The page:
Ear infections are all too often a common part of growing up. With developing immune systems, close exposure to school and play friends, and juvenile anatomies, conditions exist that support infections of the middle ear, medically called otitis media.
Earaches are a sign of infection, and some children develop these more easily and more often, in what seems like a steady cycle. It’s not due to a constant presence of bacteria or viruses, but more likely due to physical conditions inside their heads.
While earaches are common for children, they’re not always routine illnesses that rest and time will cure. While rare, there are serious complications that can arise from an ear infection, so it’s best to have it medically checked.
Dr. Scott Bateman and his team at Sheridan Ear, Nose & Throat specialize in pediatric care. We can assess your child and treat their ear infections with antibiotics, when necessary. We’re ready to help when their young bodies can’t fight infections alone.
Ear infections are one of the most common reasons why children visit doctors and emergency rooms. While earaches can resolve on their own, the associated pain can be strong and enduring. One of the reasons for both the intensity of pain and frequency of infection traces back to your child’s developing body.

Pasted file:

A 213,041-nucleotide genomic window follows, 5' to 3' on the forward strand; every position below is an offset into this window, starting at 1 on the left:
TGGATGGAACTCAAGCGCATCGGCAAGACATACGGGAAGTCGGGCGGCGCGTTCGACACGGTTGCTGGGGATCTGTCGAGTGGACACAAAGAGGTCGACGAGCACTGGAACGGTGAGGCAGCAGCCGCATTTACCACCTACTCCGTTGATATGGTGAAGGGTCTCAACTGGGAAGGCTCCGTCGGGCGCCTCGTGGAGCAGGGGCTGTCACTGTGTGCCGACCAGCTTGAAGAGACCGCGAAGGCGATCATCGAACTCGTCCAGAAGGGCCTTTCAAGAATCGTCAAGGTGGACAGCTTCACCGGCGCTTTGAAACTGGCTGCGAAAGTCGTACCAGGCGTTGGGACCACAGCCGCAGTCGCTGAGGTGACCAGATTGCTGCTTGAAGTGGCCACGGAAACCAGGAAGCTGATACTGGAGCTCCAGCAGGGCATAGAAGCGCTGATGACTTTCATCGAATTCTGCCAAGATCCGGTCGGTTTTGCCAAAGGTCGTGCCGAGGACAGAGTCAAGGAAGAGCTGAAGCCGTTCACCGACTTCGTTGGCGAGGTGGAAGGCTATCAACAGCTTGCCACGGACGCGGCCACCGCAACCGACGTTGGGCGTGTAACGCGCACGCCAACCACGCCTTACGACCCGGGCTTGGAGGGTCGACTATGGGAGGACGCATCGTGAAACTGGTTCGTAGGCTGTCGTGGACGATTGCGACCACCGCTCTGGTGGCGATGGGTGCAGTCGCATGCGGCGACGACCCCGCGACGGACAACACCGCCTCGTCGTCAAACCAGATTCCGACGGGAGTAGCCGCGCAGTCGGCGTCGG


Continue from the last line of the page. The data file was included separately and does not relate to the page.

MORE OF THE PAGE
The middle ear is normally filled with air behind the eardrum. Air pressure remains the same as outside your body because of the eustachian tubes, tiny passageways that connect the back of the mouth with the middle ear. The plugged feeling of an ear infection results from the blockage of the eustachian tubes.
This is the same when earaches affect children or adults. However, your child’s growing body often results in a flat path for the eustachian tube, without the downward slope it will develop later in life; gravity doesn’t help with tube drainage as much as it will later on; and the eustachian tubes themselves may be smaller in diameter than they will be when growing is done.
The tube situation is complicated by mucus. The viscosity of the gooey substance doesn’t change with your child’s age, so it’s much easier for mucus to plug the eustachian tubes when they’re smaller and flatter. Colds and allergies are common triggers for ear infections for this reason.
Since earaches can come on suddenly, you may need to keep your child as comfortable as possible before visiting our office. Children’s-strength ibuprofen or acetaminophen, used as directed, can take the edge off the pain. Don’t use aspirin unless directed to by a doctor. Warm compresses held over the affected ear can also ease the pain and discomfort of an earache while waiting for treatment.
If Dr. Bateman suspects that your child’s ear infection traces back to bacteria, he prescribes antibiotics, since the infection is more likely to support itself and continue, possibly spreading elsewhere in the body. Viral infections can’t be treated in the same way, but they fortunately run their course in about two weeks.
Kids with frequent earaches have other options too, like pain-relieving ear drops or more aggressive treatments to help drain the middle ear.
Call Sheridan Ear, Nose & Throat directly, or make an appointment using the link on this page. We’re standing by, ready to help your child feel better after an earache, so contact us soon.